Western Toad tadpoles return to Lost Lake 

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If you are out at Lost Lake looking into the water and happen to see a swirling black mass look a little closer and what you might see a school of Western Toad (Anaxyrus boreas) tadpoles swimming in the warmest, shallowest water available. It is crazy to even imagine trying to count the exact number but it's estimated that there are at least 45,000 tadpoles already this year.

Adults were observed breeding on May 8 this year in the wetland area in amongst the emergent vegetation. Adults breed at two to six-years of age and one female can lay 12,000 – 16, 000 eggs. This may seem like more than enough to maintain a healthy population but less than one per cent will survive to reproduce. 

At this stage of their lives the Western Toad tadpoles breathe through gills like fish. Their skin is very sensitive so it's important not to touch them and be mindful that sandy or mucky lake bottom that gets stirred can cause them to be stressed or choke.

Western Toad tadpoles are herbivores feeding on aquatic plants, detritus (dead organic matter) and algae. Once they undergo metamorphosis and become terrestrial they are opportunistic carnivores feeding mainly on invertebrates such as worms, spiders, bees, beetles, ants, arachnids, crayfish, and grasshoppers. 

Some of the predators that prey on Western Toad tadpoles are garter snakes, ducks and crows. Miraculously tadpoles that are injured by predators can release chemicals that warn others of impending danger!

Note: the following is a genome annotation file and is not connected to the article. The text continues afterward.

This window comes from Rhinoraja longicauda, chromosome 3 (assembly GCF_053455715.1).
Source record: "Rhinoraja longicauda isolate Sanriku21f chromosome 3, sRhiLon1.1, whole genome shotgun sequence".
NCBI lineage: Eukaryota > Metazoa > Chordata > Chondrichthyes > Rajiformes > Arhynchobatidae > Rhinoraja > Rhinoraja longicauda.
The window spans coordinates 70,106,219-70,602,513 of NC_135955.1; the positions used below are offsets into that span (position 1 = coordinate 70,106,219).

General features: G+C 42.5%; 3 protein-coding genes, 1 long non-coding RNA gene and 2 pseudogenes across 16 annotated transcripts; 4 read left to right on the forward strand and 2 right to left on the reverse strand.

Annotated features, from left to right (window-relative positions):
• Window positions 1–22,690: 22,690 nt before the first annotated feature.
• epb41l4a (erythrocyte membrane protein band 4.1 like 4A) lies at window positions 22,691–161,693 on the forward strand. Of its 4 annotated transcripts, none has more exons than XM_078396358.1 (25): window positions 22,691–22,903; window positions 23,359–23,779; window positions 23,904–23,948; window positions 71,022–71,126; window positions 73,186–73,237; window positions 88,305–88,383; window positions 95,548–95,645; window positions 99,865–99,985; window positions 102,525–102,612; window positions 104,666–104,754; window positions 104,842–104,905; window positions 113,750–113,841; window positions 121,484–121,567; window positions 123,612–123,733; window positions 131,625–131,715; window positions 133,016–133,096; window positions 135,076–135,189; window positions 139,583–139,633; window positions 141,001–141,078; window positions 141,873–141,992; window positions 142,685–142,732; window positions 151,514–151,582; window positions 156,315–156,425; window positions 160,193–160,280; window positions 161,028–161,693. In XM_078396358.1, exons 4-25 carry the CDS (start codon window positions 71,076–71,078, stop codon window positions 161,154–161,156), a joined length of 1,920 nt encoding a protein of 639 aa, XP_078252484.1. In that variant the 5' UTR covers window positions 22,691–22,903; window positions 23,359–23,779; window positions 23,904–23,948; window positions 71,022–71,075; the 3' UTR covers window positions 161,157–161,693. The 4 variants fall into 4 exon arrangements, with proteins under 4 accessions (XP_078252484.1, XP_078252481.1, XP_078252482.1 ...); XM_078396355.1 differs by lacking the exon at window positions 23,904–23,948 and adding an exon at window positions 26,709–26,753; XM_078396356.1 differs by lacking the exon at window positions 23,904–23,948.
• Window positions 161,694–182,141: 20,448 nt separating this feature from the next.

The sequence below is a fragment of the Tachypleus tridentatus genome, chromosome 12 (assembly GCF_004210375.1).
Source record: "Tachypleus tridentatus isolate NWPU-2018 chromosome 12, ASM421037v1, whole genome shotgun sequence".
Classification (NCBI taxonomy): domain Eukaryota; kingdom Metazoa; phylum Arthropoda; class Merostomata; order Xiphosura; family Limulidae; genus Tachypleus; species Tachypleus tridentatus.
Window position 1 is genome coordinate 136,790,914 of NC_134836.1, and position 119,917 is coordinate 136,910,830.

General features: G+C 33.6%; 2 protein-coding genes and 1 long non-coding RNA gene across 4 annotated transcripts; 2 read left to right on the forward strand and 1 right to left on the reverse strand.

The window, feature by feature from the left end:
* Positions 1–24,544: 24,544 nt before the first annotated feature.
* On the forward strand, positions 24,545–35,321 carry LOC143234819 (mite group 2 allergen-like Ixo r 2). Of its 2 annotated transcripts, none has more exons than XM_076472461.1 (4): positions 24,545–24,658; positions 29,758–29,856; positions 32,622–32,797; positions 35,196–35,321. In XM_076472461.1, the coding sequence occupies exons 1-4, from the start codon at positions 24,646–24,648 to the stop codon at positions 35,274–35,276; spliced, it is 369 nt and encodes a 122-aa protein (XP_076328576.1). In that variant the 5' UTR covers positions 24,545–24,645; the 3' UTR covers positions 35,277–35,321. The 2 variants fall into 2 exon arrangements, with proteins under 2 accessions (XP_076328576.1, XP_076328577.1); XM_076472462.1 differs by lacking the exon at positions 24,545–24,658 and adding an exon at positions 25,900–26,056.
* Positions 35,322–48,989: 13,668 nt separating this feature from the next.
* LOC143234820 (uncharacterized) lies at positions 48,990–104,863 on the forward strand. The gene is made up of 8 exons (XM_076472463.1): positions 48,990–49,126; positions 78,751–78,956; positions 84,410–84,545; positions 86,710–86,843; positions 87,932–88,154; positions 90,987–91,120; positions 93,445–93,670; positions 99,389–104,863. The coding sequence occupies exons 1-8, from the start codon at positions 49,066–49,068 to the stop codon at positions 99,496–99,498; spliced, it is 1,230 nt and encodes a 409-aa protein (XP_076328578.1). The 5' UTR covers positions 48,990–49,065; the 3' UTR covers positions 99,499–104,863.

Western Toads are relatively common in most of B.C. but are considered a species of conservation concern and are on the provincial Blue List. Populations are at risk from disease, pollution, and habitat loss and fragmentation.

Anywhere from one to three months after the tadpoles are born they will emerge as juveniles (toadlets) ready to start feeding on insects and getting ready for their annual migration upland towards the forest to find a winter den. Please keep an eye out for signs and potential detours at the park to prevent the toadlets from getting accidently stepped on or run over.

You can help protect biodiversity by becoming a citizen scientist, keep an eye out for critters in your back yard and report amphibian sightings at Frog Watch BC http://www.env.gov.bc.ca/wld/frogwatch/frogwatching/.

Hope you can make it out to an upcoming Whistler Naturalists event: Whistler's 6th Annual BioBlitz at Alpha (see below story).

The next monthly Whistler Naturalists bird walk will take place on Saturday, August 4th at 7am.

For full details on up and coming events, visit the Whistler Naturalists website at http://www.whistlernaturalists.ca/.


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